She smiled back at the quintessential Taurus and said truthfully but also knowing it would make him happy, “I’ve never had Prosecco. You are definitely spoiling me. I really do love this tradition you’ve created.” He was watching her so she did her best to follow tradition and looked at the label: "Villa Santi. Venice. Well, Prosecco and from Italy." She put the bottle down, lifted her glass, looked at the tiny bubbles, smiled again and said “Shall we?”
They clinked glasses and said almost simultaneously, “Happy New Year”, then took their sips.
Owen watched as Nola closed her eyes for a second before she said, “Umm, yum, fruitier than Champagne, but not too sweet, the lovely tiny bubbles feel soft on the tongue.”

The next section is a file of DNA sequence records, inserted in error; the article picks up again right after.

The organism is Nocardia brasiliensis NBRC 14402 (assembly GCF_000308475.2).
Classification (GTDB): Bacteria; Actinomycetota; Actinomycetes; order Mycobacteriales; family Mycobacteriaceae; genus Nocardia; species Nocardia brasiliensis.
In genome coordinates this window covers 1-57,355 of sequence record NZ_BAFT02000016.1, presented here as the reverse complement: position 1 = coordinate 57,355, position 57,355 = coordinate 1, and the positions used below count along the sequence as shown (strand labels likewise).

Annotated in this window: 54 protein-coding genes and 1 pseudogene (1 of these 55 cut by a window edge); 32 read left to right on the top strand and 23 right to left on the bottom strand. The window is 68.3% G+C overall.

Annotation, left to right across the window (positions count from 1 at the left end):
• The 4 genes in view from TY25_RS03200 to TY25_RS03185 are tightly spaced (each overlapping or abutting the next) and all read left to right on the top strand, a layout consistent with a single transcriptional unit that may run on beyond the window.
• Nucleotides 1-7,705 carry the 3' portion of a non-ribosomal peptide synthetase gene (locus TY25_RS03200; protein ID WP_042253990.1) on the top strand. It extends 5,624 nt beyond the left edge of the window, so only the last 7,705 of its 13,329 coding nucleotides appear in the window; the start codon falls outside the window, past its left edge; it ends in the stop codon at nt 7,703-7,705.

They were still close after the toast. Owen reached out and put his hand behind her and pulled her closer so that she was between his knees, swiveled the chair around so she was between him and the counter and said, “Agreed. Now I would really like a Happy New Year kiss. You sent me off to that amazing bonfire ripe with all that pagan energy and made me think pagan thoughts about you. We've finally toasted the New Year. I deserve a kiss.”

Nola continued to be surprised by this man. This was not the kind of feedback she expected from the bonfire experience. She felt a bit embarrassed and a little confused and caught herself starting to blush again. Owen turned on the charm and moved in and kissed her. Not knowing what else to do, but feeling strangely safe, she gave into it and found herself enjoying kissing him back.